Effective supply chain management example: Red Hat

Because of its upstream-first policies, Red Hat is an example of how both to utilize and influence software supply chains. To understand the Red Hat model, you must view their products through a supply chain perspective.

Products supported by Red Hat are composed of open source components often vetted by multiple upstream communities, and changes made to these components are pushed to their respective upstream projects, often before they land in a supported product from Red Hat. The work flow look somewhat like:

workflow diagram

There are multiple reasons for this kind of workflow:

  • Testing, testing, testing: By offloading some initial testing, a company like Red Hat benefits from both the upstream community’s testing, as well as the testing done by other ecosystem participants, including competitors.
  • Upstream viability: The Red Hat model only works as long as upstream suppliers are viable and self-sustaining. Thus, it’s in Red Hat’s interest to make sure those communities stay healthy.
  • Engineering efficiency: Because Red Hat offloads common tasks to upstream communities, their engineers spend more time adding value to products for customers.

To understand the Red Hat approach to supply chain, let’s look at their approach to product development with OpenStack.

Curiously, Red Hat’s start with OpenStack was not to create a product or even to announce one; rather, they started pushing engineering resources into strategic projects in OpenStack (starting with Nova, Keystone, and Cinder). This list grew to include several other projects in the OpenStack community. A more traditional product management executive might look at this approach and think, "Why on earth would we contribute so much engineering to something that isn’t established and has no product? Why are we giving our competitors our work for free?"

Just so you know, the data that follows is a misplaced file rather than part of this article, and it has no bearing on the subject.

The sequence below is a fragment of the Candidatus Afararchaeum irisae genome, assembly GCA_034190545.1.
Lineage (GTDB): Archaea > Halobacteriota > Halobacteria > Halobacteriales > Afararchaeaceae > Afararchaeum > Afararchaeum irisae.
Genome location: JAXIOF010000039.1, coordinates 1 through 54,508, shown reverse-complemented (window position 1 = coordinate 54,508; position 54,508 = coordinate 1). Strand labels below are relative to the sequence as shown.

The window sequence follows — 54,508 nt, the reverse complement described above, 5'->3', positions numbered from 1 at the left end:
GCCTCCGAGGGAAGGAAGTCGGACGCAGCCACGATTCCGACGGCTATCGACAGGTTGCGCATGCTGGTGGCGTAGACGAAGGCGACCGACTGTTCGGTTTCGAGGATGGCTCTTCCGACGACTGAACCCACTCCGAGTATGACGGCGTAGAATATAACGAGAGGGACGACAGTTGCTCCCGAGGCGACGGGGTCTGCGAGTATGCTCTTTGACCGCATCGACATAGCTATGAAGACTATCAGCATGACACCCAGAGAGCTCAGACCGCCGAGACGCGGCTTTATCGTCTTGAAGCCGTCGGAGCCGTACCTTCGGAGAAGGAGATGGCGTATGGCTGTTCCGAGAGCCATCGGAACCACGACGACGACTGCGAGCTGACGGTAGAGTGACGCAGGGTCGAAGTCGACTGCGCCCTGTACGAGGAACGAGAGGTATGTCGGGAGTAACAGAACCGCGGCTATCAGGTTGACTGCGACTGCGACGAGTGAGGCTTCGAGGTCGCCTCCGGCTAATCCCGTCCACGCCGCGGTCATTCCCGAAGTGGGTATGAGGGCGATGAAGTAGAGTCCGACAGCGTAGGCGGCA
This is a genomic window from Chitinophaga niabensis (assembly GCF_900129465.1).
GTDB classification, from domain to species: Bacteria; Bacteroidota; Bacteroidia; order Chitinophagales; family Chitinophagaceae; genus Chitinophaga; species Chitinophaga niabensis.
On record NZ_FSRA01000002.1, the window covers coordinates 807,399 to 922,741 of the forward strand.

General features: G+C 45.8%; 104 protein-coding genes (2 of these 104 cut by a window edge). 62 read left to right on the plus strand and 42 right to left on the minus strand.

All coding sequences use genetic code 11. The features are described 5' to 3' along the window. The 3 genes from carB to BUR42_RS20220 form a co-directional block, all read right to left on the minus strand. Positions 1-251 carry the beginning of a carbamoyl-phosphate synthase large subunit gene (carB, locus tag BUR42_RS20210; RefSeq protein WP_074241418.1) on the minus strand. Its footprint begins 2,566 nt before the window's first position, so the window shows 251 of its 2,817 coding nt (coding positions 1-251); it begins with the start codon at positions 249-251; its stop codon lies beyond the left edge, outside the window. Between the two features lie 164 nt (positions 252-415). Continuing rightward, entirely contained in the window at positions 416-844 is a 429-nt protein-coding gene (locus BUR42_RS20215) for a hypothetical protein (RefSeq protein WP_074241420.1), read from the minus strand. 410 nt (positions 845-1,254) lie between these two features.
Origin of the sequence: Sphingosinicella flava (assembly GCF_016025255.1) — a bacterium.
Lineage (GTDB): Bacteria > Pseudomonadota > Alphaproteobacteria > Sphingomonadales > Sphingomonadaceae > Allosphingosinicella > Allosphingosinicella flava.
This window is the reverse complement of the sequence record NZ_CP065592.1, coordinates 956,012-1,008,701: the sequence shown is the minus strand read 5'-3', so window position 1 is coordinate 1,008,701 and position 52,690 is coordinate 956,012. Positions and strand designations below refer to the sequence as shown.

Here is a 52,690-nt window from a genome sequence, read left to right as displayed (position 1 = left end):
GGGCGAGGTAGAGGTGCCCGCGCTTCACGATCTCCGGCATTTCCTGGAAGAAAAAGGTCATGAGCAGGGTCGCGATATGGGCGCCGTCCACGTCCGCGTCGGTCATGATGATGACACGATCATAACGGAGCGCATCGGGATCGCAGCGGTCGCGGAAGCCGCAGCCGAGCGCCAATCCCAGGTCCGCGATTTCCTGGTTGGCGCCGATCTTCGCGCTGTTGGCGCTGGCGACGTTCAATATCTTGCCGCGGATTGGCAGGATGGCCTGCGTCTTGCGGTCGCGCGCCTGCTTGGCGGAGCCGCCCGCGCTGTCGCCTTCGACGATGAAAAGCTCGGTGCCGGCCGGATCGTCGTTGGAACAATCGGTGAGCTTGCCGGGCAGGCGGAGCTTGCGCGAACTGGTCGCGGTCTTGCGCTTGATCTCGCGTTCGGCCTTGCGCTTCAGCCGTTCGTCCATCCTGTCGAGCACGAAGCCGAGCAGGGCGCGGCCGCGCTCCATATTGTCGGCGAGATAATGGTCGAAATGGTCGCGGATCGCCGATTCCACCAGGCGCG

Instead, here is the open source supply chain thought process:

Step 1

Look at growth areas in the business or largest product gaps that need filling. Is there an open source community that fits a strategic gap? Or can we build a new project from scratch to do the same? In this case, Red Hat looked at the OpenStack community and eventually determined that it would fill a gap in the product portfolio.

Step 2

Gradually turn up the dial on engineering resources. This does a couple of things. First, it helps the engineering team get a sense of the respective projects’ prospects for success. If prospects aren’t not good, the company can stop contributing, with minimal investment spent. Once the project is determined to be worth in the investment, to the company can ensure its engineers will influence current and future development. This helps the project with quality code development, and ensures that the code meets future product requirements and acceptance criteria. Red Hat spent a lot of time slinging code in OpenStack repositories before ever announcing an OpenStack product, much less releasing one. But this was a fraction of the investment that would have been made if the company had developed an IaaS product from scratch.

Step 3

Once the engineering investments begin, start a product management roadmap and marketing release plan. Once the code reaches a minimum level of quality, fork the upstream repository and start working on product-specific code. Bug fixes are pushed upstream to and into product branches. (Remember: Red Hat’s model depends on upstream viability, so it makes no sense not to push fixes upstream.)

Lather, rinse, repeat. This is how you manage an open source software supply chain.

Don't accumulate technical debt